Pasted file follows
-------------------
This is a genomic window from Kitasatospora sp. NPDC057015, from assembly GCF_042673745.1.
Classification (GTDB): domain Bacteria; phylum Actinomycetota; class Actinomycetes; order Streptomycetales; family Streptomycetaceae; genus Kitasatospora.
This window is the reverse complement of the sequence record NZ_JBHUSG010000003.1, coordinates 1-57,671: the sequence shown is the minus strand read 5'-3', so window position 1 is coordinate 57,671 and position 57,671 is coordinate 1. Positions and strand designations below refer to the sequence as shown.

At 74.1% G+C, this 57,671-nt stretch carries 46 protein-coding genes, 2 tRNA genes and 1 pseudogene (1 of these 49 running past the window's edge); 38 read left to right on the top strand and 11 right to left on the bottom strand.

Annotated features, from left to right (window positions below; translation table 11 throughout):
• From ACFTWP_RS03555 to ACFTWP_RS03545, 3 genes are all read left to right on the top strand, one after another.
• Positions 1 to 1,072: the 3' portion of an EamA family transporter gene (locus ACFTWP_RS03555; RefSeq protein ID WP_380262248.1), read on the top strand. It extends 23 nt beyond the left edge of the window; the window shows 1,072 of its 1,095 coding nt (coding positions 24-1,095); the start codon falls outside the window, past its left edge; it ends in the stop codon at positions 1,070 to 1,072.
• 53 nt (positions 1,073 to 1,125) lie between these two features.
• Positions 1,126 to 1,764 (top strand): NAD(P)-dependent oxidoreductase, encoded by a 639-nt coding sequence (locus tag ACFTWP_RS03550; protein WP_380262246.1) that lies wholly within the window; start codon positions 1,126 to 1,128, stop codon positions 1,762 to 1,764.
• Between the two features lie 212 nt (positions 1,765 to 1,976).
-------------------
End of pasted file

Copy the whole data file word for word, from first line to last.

This is a genomic window from Kitasatospora sp. NPDC057015, from assembly GCF_042673745.1.
Classification (GTDB): domain Bacteria; phylum Actinomycetota; class Actinomycetes; order Streptomycetales; family Streptomycetaceae; genus Kitasatospora.
This window is the reverse complement of the sequence record NZ_JBHUSG010000003.1, coordinates 1-57,671: the sequence shown is the minus strand read 5'-3', so window position 1 is coordinate 57,671 and position 57,671 is coordinate 1. Positions and strand designations below refer to the sequence as shown.

At 74.1% G+C, this 57,671-nt stretch carries 46 protein-coding genes, 2 tRNA genes and 1 pseudogene (1 of these 49 running past the window's edge); 38 read left to right on the top strand and 11 right to left on the bottom strand.

Annotated features, from left to right (window positions below; translation table 11 throughout):
• From ACFTWP_RS03555 to ACFTWP_RS03545, 3 genes are all read left to right on the top strand, one after another.
• Positions 1 to 1,072: the 3' portion of an EamA family transporter gene (locus ACFTWP_RS03555; RefSeq protein ID WP_380262248.1), read on the top strand. It extends 23 nt beyond the left edge of the window; the window shows 1,072 of its 1,095 coding nt (coding positions 24-1,095); the start codon falls outside the window, past its left edge; it ends in the stop codon at positions 1,070 to 1,072.
• 53 nt (positions 1,073 to 1,125) lie between these two features.
• Positions 1,126 to 1,764 (top strand): NAD(P)-dependent oxidoreductase, encoded by a 639-nt coding sequence (locus tag ACFTWP_RS03550; protein WP_380262246.1) that lies wholly within the window; start codon positions 1,126 to 1,128, stop codon positions 1,762 to 1,764.
• Between the two features lie 212 nt (positions 1,765 to 1,976).